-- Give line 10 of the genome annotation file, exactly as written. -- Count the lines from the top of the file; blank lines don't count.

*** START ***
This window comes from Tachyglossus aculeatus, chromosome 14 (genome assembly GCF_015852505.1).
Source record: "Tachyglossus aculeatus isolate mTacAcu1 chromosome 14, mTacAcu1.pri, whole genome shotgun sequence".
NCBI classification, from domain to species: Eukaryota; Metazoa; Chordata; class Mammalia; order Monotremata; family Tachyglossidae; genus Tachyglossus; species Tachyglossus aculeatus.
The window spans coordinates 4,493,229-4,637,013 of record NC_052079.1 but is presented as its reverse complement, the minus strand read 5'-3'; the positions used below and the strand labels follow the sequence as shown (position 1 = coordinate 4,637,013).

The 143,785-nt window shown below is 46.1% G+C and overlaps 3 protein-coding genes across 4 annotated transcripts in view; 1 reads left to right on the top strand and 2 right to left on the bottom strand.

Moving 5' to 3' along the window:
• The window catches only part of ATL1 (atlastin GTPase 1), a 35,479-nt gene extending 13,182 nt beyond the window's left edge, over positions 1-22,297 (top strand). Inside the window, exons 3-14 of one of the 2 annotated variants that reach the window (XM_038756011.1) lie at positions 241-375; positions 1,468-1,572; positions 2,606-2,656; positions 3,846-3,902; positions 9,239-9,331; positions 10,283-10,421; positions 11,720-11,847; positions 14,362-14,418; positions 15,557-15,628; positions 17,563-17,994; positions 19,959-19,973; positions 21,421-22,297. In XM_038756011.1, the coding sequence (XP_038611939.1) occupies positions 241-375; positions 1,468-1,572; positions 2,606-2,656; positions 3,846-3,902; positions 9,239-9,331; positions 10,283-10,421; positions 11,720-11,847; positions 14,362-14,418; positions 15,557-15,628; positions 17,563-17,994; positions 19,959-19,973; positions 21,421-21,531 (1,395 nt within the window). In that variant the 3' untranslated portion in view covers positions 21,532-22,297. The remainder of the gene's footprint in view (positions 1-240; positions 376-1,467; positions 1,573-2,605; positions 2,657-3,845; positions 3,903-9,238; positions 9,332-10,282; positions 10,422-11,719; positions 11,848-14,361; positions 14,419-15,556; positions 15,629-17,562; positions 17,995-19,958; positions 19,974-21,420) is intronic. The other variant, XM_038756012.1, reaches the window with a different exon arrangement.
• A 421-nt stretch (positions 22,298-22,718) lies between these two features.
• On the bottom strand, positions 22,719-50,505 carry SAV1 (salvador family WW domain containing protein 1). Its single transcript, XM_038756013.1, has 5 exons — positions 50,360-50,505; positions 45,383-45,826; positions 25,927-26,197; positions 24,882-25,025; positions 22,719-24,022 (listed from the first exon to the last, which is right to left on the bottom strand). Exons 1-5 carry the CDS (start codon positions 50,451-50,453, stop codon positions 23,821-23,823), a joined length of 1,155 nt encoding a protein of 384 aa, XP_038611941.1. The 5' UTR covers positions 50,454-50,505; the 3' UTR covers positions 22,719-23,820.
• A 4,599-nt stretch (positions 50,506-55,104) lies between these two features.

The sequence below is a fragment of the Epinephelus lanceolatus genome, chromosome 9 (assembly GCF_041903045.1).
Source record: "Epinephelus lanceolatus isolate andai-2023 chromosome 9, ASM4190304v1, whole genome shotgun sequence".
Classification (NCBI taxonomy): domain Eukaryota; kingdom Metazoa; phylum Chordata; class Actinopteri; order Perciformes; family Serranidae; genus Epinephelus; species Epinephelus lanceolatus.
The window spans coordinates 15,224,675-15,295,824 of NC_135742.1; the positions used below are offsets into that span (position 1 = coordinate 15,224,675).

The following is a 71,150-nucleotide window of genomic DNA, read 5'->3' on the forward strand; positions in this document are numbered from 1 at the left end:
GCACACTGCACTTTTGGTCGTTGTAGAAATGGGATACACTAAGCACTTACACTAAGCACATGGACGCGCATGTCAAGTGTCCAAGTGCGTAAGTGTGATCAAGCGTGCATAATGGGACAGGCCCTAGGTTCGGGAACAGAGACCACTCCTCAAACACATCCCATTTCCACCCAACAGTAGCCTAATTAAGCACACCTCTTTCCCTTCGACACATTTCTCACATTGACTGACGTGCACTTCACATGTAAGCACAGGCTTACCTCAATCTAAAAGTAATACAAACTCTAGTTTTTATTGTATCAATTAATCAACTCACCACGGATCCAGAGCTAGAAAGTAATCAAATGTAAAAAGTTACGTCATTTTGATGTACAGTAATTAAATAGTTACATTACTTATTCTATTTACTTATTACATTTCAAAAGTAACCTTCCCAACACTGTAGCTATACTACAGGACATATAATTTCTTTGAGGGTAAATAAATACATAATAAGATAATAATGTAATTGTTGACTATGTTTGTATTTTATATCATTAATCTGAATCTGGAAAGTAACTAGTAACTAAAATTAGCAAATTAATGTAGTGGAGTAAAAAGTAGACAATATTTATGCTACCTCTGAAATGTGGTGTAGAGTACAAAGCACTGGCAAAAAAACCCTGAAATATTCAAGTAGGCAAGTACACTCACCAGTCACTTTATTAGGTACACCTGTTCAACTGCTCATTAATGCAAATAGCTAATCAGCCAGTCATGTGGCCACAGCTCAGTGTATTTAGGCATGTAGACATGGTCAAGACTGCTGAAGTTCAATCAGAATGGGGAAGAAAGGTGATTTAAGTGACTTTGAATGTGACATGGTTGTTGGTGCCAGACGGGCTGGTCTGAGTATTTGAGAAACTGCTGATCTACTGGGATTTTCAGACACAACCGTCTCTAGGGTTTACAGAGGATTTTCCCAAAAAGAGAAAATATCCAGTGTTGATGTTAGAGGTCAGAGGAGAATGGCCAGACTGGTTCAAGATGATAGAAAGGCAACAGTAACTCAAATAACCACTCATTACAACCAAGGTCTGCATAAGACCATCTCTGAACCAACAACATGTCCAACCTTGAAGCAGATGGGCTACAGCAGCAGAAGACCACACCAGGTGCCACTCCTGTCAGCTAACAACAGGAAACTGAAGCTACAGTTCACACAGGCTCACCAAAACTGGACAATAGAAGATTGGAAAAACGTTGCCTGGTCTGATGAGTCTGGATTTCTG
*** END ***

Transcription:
• A 4,599-nt stretch (positions 50,506-55,104) lies between these two features.